The costs of proposals to add or restore cost-of-living adjustments for public retirees
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The costs of proposals to add or restore cost-of-living adjustments for public retirees

Between 2010 and 2013, 17 states reduced, suspended, or eliminated COLAs for current workers and retirees to help address public pension debt and costs.

In the aftermath of the Great Recession and alarming growth in unfunded pension liabilities, many states reduced or eliminated cost-of-living adjustments for public employee pensions to manage the stability of pension funds. However, with inflation in 2021-2023 hitting levels that had not been seen in the United States in decades, some governments have considered reversing these changes and reinstating cost-of-living adjustments for public pension benefits. Since many state and local public pension systems have yet to recover from the 2007-2009 economic and stock market downturn, it is still too early for most public pension plans to consider adding more financial obligations that could generate runaway costs and debt again.

Cost-of-living adjustments (COLA) are designed to counteract the effects of inflation on retirement income and are generally seen as an optional add-on to a core pension benefit. Between 2010 and 2013, 17 states reduced, suspended, or eliminated cost-of-living adjustments for current public workers and retirees in an effort to address the growing solvency issues of their pension plans. According to an analysis by the Center for Retirement Research at Boston College, eliminating a 2% compounded COLA reduces pension liabilities by 15-17%, making this an attractive option for policymakers facing billions in unexpected pension costs.

Today, with the impact of inflation at the forefront of retirees’ minds, there are growing calls for state and local lawmakers to introduce or restore cost-of-living adjustments for many of these public employee pensions. 

In Washington state, there are frequent proposals to address the loss of purchasing power for the oldest retirees. These proposals aim to institute a COLA for retirees of Plan 1 of the Public Employee Retirement System and the Teacher Retirement System, two plans that have never had a COLA. Washington did have a provision called “gain sharing” in place until 2011, which granted retirees an increase to their annual retirement benefits, but the state was forced to shut that program down after the massive losses of 2009. As the state has only granted one-time increases to benefits over the past few years, Plan 1 retirees are calling for a recurring COLA. Responding to this pressure, lawmakers passed legislation that mandates the State Select Committee on Pension Policy recommend a course of action for implementing a permanent COLA for these retirees.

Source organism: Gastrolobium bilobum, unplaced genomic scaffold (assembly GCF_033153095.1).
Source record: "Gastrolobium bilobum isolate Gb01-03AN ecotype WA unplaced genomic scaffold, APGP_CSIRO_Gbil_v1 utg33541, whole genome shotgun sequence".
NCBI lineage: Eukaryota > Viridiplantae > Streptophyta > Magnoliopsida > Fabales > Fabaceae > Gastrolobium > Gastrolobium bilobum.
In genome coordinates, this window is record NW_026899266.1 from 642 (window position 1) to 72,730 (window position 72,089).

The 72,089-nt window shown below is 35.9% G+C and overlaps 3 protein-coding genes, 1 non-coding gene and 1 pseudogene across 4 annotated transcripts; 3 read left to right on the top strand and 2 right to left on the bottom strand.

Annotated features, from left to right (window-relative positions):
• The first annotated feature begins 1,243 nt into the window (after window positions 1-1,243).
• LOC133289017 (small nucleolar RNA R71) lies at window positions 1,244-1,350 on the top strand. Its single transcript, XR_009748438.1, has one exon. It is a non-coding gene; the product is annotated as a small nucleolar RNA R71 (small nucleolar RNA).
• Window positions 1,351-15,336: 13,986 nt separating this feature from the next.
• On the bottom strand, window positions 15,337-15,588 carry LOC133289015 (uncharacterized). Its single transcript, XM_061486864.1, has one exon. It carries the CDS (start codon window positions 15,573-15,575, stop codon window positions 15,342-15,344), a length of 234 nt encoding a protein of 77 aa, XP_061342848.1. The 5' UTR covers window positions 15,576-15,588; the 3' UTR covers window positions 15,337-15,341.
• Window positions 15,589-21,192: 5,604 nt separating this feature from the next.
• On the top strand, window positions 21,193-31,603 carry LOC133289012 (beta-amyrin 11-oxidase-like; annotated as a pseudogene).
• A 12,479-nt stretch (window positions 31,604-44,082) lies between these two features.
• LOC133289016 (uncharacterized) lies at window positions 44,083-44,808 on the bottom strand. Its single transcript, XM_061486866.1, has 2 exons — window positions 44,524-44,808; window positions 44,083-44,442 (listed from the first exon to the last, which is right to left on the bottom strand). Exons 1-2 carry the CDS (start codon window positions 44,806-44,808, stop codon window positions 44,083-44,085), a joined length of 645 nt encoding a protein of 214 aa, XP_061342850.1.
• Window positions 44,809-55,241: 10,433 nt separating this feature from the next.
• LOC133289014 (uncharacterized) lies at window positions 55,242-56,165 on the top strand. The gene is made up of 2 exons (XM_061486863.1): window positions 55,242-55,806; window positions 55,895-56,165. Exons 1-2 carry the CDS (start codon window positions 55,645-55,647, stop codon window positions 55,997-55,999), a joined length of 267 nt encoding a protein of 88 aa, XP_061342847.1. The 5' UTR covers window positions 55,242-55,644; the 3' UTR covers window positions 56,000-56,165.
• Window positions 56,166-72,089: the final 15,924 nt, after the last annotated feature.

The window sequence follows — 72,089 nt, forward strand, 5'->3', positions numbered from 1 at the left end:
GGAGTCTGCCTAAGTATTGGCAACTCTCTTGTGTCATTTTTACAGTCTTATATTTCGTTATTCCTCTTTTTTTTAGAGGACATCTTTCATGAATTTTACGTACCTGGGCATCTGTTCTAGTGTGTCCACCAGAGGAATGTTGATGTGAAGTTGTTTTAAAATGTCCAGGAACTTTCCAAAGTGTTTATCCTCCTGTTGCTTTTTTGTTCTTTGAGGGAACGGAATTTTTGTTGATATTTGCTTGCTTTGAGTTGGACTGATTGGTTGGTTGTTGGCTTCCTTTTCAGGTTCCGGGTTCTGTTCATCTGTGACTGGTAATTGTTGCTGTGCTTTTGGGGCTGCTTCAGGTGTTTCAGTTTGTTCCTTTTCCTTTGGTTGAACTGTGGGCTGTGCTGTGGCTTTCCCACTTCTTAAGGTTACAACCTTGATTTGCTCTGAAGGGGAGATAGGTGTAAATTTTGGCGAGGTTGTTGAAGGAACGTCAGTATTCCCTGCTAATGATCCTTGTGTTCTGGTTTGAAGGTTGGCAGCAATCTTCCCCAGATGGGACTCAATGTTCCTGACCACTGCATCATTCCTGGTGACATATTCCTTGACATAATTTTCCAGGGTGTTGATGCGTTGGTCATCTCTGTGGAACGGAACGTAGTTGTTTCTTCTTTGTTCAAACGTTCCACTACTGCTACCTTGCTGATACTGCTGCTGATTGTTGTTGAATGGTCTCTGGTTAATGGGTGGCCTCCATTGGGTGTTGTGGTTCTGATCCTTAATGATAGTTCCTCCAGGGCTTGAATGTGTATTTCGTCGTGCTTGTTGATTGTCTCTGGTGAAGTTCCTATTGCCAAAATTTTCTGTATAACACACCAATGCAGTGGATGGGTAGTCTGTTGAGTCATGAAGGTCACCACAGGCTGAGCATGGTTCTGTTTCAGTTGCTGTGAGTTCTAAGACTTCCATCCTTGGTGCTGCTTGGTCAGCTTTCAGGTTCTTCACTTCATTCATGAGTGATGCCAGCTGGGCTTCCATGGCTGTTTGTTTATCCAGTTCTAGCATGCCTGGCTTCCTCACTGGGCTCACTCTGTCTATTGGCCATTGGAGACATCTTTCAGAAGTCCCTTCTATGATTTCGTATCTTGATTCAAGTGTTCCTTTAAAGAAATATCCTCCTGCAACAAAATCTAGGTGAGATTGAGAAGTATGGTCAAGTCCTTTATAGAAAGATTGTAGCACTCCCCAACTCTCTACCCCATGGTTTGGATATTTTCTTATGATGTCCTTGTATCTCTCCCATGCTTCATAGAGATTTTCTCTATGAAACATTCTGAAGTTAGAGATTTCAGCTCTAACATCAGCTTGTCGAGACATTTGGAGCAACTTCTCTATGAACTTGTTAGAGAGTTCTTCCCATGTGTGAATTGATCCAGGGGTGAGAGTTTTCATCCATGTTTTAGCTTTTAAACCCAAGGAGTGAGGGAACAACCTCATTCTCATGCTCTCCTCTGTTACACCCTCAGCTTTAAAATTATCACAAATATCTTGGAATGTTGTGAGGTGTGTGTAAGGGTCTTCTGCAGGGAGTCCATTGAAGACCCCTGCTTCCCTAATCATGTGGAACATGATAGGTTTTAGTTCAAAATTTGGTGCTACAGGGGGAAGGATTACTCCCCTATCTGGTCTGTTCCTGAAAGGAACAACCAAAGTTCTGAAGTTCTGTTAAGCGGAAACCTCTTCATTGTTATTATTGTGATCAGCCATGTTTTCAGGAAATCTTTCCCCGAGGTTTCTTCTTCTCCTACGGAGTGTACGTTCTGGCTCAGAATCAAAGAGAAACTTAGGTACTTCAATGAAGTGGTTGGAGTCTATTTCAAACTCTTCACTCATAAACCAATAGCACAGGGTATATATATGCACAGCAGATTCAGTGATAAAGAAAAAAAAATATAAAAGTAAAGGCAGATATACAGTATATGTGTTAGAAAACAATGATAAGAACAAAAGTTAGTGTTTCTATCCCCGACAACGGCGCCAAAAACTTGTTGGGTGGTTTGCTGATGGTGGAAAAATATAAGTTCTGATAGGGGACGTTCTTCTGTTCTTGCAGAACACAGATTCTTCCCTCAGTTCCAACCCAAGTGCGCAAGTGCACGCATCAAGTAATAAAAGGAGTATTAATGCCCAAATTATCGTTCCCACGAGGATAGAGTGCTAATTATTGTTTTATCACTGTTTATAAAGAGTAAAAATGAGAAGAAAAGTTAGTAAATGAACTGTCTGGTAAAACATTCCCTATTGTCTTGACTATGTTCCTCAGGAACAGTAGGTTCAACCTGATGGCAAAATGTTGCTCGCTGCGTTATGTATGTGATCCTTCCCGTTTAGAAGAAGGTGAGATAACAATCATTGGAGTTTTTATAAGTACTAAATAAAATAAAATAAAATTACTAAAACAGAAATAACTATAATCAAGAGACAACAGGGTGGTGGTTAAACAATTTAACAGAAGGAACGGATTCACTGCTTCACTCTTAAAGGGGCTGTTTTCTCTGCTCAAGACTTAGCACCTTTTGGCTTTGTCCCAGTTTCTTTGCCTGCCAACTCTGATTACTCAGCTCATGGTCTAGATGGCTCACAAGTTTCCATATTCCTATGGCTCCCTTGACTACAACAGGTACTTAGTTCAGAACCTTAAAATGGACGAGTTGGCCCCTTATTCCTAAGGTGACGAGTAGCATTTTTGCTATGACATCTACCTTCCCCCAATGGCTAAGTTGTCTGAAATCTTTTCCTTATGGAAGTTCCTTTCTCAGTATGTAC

Similarly, in 2011, the Rhode Island General Assembly enacted the Rhode Island Retirement Security Act of 2011 (RIRSA). The law suspended COLAs for all state employees until the public pension plans’ funding level for all groups, calculated in the aggregate, would exceed 80 percent. Now, 12 years later, despite not reaching the 80 percent funding goal, state legislators are considering a bill that would re-establish a 2.5% compounded annual COLA for retired state and municipal workers and public school teachers.

A decade ago, New Jersey, facing severe pension underfunding, also eliminated its COLA for retired public workers. However, the recent legislative session saw similar pressure from retirees and beneficiaries to reconsider the cost-saving measures of the past. Legislation proposed in the current session, Bill S260, would reinstate an automatic COLA for members of the state’s retirement systems. An automatic COLA is different from an ad hoc COLA, which requires a governing body to actively approve a post-retirement benefit increase. An automatic COLA occurs without additional actions and is usually predetermined by a set of rates or formulas.

There are both advantages and disadvantages to restoring COLAs for retirees and beneficiaries. On the one hand, they can protect against inflation, which is eroding the purchasing power of retirees’ pension benefits due to rising prices. Over the past year, the Consumer Price Index for all urban consumers increased by 6 percent, which can create real budget challenges for some retirees on fixed incomes. 

On the other hand, implementing cost-of-living adjustments can pose a significant and unpredictable financial burden for state and local governments and taxpayers, only adding to the ongoing funding challenges of many public pension plans.

In New Jersey, for instance, public pension funds currently have a funded ratio of just 33.2%, meaning the state only has about one-third of the assets needed to pay for the retirement commitments already made to public workers. If the automatic COLA for plan members were to be reinstated, the state’s contribution would need to rise from $7 billion to an estimated $9 billion annually, and New Jersey’s local governments would need to contribute an additional $1.6 billion per year.

The pressure from retired workers to implement or restore cost-of-living adjustments will continue to be a thorny issue for policymakers, and this pressure becomes all more prevalent if inflation remains high. Nevertheless, policymakers must also carefully consider the long-term costs of COLAs—or any benefit increases—before committing current and future taxpayers to that arrangement. Realistically, most states must first address the underfunding of their retirement plans before adding costly inflation-protection benefits.

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